Another busway corridor

The Jakarta Post

The Jakarta administration's decision to set up another busway corridor, from Pulo Gadung in East Jakarta to Kalideres in West Jakarta via Monas in Central Jakarta, has drawn various reactions.

Some people are of the view that the plan to construct the new busway route deserves support. Others, however, say that the problems with the existing route from Blok M to Kota should be dealt with first before expanding the system.

Those who support the idea -- the city officials among them -- believe that the busway system will help ease the traffic along those routes. The system is faster than any other means of public transport available at present, so the city needs more busway corridors, especially for routes that are severely congested, so they argue.

On the other hand, those who do not agree with the expansion of the system argue that the problems brought about by the existing busway infrastructure have yet to be dealt with properly.

The routes to and from Pulo Gadung and Kalideres are congested each day, and -- considering the Blok M - Kota experience -- the skeptics fear that the new busway corridor will cause new problems.

According to Bambang Susanto, the secretary-general of the Sustainable Transport Action Network for Asia-Pacific, there are several problems relating to safety and security, reliability and affordability of the transJakarta bus system that need to be assessed before more are built.

Security and punctuality are the most important factors that can persuade people to keep commuting on the new buses.

It is interesting to recall Governor Sutiyoso's remark that the busway would not solve the city's chaotic traffic jams. The governor has also said that the busway system would put the administration's reputation at stake.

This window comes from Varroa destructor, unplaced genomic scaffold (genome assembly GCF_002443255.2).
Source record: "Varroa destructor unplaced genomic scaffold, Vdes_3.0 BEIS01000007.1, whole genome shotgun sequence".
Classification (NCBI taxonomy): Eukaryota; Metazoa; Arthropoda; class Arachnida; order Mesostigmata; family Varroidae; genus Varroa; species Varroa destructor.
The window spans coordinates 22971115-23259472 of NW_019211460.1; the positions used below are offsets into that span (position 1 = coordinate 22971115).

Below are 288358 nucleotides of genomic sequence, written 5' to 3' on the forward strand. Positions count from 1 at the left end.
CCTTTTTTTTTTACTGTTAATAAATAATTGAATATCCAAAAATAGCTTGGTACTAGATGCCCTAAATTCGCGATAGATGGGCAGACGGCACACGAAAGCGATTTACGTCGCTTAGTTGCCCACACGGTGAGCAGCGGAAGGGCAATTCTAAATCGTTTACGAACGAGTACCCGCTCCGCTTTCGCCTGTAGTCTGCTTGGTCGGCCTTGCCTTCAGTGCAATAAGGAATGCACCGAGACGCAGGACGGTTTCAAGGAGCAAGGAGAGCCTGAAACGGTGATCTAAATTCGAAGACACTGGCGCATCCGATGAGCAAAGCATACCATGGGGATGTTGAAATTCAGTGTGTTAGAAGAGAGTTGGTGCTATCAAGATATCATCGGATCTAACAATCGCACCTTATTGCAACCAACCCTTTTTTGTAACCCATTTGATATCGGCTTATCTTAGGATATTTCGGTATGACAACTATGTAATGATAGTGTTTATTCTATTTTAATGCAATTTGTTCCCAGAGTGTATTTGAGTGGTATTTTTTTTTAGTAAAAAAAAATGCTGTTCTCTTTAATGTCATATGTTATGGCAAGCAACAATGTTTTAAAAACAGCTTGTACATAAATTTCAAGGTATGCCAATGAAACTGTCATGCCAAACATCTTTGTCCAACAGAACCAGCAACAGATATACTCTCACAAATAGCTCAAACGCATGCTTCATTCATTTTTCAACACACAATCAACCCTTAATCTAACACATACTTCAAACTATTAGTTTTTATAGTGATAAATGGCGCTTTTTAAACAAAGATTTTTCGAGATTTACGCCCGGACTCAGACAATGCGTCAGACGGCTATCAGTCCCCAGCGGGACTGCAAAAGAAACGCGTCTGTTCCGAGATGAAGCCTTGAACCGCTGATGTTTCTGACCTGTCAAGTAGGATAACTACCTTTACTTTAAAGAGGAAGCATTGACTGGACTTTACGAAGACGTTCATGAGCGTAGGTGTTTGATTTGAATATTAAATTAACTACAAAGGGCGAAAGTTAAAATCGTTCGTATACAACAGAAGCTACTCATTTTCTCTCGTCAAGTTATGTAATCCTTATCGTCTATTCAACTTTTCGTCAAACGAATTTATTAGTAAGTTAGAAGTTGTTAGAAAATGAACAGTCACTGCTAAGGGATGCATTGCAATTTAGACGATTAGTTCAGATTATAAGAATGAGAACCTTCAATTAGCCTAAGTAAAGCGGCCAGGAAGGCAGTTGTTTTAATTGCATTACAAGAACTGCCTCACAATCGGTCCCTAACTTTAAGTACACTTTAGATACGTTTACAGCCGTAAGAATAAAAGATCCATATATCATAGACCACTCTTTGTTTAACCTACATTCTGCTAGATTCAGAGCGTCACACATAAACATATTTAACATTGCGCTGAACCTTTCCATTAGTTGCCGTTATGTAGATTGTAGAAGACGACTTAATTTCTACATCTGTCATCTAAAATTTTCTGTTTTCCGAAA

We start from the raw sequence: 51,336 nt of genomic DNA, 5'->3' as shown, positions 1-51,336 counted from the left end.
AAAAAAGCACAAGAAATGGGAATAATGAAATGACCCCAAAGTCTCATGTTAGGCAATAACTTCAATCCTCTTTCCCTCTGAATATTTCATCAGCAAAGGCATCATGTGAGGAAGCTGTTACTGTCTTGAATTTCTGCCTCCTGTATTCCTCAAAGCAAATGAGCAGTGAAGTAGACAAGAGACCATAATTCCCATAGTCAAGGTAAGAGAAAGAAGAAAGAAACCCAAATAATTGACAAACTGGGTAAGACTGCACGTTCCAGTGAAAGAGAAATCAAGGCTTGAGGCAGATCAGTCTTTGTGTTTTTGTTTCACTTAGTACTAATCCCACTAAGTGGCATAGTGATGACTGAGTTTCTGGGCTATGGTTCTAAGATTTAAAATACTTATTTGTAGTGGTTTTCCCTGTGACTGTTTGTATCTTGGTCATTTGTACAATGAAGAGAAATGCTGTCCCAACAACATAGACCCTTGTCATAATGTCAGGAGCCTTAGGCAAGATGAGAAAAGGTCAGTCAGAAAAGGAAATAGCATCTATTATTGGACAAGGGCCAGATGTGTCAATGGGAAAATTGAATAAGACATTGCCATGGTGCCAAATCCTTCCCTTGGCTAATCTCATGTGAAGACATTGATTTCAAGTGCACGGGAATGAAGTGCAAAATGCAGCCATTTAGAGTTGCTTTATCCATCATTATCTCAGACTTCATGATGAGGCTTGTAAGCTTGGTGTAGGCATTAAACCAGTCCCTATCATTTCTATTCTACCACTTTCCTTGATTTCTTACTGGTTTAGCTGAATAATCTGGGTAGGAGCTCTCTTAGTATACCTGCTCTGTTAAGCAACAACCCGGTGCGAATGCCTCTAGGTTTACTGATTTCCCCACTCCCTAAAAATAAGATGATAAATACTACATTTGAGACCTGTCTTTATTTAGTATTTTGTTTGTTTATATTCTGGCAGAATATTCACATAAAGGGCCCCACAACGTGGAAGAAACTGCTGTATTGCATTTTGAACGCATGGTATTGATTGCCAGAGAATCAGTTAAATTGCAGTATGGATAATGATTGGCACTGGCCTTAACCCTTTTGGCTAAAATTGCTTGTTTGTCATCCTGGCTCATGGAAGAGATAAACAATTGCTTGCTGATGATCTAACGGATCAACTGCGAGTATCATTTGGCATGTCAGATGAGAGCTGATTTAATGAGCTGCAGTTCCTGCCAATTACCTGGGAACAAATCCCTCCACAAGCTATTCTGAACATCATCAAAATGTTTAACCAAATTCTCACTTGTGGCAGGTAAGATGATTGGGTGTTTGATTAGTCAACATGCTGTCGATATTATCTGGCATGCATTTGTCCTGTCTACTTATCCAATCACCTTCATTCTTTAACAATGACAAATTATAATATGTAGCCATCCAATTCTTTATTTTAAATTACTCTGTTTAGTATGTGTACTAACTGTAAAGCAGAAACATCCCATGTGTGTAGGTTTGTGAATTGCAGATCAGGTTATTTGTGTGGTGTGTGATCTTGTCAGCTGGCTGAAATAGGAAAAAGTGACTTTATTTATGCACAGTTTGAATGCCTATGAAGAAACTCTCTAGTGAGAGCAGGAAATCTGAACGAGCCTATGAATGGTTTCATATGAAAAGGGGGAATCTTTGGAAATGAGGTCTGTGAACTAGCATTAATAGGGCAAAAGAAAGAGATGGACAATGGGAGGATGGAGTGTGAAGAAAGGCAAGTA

But those among us who have lived in Jakarta since the 1970s will readily acknowledge that traffic was already chaotic even then. However, things have grown worse over the past couple of decades, in step with the rapidly increasing number of vehicles, a fact that neither the central government nor the Jakarta provincial administration seem to be able to contain.

The increases in population, which have led to the decrease of space available for the building of new roads, is another serious problem. Unfortunately, law enforcement has been very weak.

The phenomenal increase in the number of private cars in recent years could be seen as an accomplishment by the car retailers in their bid to fulfill the people's demand for independent and safe transportation. Prestige is another reason people prefer private cars.

Sutiyoso has acknowledged that the increased use of private cars is a reflection of the public's pressing need for a public transportation network that meets the minimal standards of cleanliness, comfort and safety.

In the meantime, while waiting for the most appropriate mode of public transportation to be put in place for the capital city's more than nine million people, the busway system can be considered a breakthrough.

Everybody agrees that Jakarta desperately needs a mass rapid transit system. Unfortunately, nobody seems to be able to determine what kind of system would be the most appropriate for Jakarta.

The city administration is facing many constraints, especially those of a financial or socio-cultural nature, and it does not have the money to do what needs to be done. Besides, it is not easy to find space for the construction of infrastructure such as is needed for a subway or an overhead monorail system.

But whatever people may say, it seems that the city administration is determined that the 33 kilometers of new busway corridors must begin construction next month and become operational by April 2005.

The expansion of the busway system reflects the administration's serious efforts to solve one aspect of Jakarta's traffic problems, but its record of tackling the core problems remains poor.

At least Rp 600 billion (about US$67.4 million) is needed for the new busway corridor project. That amount includes the purchase of 187 buses.

As it is a giant project involving a huge amount of money, transparence in the drawing up of business plans that involve the private sector is a must. To eliminate or, at the every least, reduce the possibility of malfeasance, open and fair bidding for the project is imperative.